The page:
Public Speaking

In EXTEMPORANEOUS SPEAKING, a student draws three questions on a foreign or domestic current event topic from an envelope, selects one, and has 30 minutes to prepare an answer using factual basis and logic. The student uses a set of research files s/he has built as a resource. Only published materials may be used as resources. At some tournaments, the topics are split into international and domestic categories.
Video of Extemporaneous Speaking: “Was the US war in Afghanistan in vain?”

ORIGINAL ORATORY allows students to deliver a self-written, ten-minute speech on a topic of their choosing. Limited in their ability to quote words directly, competitors craft an argument using evidence, logic, and emotional appeals. Topics range widely, and can be informative or persuasive in nature. The speech is delivered from memory.
Video of Original Oratory: “Let’s Dance”

In INFORMATIVE SPEAKING, students author and deliver a ten-minute speech on a topic of their choosing. Competitors create the speech to educate the audience on a particular topic. All topics must be informative in nature; the goal is to educate, not to advocate. Visual aids are permitted, but not required. The speech is delivered from memory.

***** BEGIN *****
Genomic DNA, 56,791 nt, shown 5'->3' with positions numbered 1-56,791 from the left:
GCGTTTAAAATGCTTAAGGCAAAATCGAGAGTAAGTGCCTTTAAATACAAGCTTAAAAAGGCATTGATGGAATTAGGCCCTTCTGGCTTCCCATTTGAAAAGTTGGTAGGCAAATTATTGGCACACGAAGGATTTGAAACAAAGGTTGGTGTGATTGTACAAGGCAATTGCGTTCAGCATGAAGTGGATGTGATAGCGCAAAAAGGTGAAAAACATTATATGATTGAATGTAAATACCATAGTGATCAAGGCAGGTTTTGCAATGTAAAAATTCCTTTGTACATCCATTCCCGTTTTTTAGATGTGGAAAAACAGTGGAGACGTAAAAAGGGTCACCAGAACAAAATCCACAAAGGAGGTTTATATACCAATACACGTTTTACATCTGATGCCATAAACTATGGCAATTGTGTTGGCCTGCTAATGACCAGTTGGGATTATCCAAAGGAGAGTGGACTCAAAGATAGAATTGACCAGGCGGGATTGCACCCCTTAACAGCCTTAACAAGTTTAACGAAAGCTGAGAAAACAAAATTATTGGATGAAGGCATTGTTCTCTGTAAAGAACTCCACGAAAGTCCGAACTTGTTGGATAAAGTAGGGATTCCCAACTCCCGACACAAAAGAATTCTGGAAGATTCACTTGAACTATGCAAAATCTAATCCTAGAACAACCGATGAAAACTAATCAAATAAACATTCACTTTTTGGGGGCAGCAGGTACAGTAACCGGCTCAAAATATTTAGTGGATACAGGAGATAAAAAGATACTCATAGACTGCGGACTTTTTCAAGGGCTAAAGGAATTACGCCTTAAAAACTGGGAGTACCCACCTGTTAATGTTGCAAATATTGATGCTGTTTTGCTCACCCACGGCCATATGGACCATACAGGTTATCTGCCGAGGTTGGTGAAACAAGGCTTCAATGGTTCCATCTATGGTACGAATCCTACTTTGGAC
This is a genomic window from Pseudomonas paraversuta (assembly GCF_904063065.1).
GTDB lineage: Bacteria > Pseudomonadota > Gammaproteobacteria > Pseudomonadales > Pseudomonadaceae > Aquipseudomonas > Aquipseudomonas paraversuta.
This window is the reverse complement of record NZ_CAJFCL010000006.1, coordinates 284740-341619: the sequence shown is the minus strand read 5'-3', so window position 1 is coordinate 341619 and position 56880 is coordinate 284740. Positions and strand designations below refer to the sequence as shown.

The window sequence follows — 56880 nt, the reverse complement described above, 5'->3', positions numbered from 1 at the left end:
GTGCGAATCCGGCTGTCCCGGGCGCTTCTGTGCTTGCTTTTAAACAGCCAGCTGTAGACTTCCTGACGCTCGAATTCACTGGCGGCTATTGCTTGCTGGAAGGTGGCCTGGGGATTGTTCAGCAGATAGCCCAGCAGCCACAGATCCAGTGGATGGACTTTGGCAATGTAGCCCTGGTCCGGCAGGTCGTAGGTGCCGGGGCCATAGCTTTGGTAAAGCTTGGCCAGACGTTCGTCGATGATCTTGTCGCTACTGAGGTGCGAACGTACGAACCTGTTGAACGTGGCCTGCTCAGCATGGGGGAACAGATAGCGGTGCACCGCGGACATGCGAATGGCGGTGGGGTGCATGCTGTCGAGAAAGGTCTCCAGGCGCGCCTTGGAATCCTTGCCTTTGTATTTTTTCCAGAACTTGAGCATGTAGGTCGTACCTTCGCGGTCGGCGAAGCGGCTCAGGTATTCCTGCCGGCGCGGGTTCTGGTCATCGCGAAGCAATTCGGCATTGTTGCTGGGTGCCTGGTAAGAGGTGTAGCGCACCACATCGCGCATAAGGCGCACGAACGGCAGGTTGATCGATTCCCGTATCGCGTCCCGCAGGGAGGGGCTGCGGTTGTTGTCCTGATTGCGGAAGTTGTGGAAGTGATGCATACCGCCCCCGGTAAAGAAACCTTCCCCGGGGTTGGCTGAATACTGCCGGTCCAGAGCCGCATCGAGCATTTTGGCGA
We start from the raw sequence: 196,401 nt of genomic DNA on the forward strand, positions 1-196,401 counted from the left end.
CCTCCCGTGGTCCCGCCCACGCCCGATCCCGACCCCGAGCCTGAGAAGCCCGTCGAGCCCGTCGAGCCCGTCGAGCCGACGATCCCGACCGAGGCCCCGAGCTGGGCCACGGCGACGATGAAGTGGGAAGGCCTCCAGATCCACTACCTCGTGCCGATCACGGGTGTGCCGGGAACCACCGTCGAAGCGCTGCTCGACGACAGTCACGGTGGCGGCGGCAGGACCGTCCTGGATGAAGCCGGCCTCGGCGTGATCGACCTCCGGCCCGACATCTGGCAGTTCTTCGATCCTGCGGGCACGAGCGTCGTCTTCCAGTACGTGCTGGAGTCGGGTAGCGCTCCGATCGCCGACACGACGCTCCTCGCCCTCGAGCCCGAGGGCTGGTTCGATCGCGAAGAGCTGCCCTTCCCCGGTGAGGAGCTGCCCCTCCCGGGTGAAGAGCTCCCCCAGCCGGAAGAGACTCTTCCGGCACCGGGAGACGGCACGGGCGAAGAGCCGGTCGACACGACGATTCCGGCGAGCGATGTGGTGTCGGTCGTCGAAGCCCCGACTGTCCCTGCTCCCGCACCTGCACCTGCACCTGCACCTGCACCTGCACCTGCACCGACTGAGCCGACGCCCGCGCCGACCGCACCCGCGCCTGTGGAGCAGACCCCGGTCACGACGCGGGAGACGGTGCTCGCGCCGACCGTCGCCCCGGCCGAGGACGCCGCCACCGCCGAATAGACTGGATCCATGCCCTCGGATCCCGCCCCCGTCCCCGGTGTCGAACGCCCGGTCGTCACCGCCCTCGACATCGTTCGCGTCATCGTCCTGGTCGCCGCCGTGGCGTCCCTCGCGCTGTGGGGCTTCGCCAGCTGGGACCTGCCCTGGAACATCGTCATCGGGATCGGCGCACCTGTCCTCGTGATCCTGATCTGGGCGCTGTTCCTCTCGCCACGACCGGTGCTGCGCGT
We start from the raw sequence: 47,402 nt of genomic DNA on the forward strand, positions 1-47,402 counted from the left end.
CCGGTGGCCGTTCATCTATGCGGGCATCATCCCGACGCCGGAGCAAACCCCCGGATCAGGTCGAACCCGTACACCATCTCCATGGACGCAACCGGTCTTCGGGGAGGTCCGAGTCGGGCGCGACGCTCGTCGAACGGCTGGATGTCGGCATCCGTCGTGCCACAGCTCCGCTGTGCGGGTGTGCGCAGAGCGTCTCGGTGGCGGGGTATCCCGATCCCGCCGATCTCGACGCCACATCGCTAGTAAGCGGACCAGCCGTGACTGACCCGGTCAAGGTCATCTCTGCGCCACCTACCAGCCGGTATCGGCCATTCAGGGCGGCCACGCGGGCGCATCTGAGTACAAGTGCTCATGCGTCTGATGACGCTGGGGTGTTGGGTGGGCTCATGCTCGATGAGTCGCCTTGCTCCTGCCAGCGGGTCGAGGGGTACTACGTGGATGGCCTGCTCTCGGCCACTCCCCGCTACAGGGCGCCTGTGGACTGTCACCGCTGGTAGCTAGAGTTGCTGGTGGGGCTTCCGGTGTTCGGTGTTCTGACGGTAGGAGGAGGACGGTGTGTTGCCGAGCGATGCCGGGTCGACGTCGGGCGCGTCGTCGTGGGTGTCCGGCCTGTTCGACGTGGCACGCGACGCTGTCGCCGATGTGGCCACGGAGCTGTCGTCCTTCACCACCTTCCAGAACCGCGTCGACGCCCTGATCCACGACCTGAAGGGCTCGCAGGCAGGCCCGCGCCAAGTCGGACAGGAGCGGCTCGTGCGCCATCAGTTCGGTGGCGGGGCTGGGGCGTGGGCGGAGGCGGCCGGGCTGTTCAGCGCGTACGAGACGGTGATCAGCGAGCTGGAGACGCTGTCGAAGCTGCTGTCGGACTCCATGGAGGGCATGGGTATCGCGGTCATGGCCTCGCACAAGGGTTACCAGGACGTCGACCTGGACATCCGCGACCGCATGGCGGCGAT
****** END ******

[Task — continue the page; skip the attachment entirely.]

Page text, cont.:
Video of Informative Speaking: “The Birds and the Wees”

In DECLAMATION, students memorize a previously presented speech. It may be an old oratory, a public address, or any such type of speech that has been presented before. Tournament competition is limited to freshmen and sophomore students.
Video of Declamation: “A Letter to a Young Enlistee”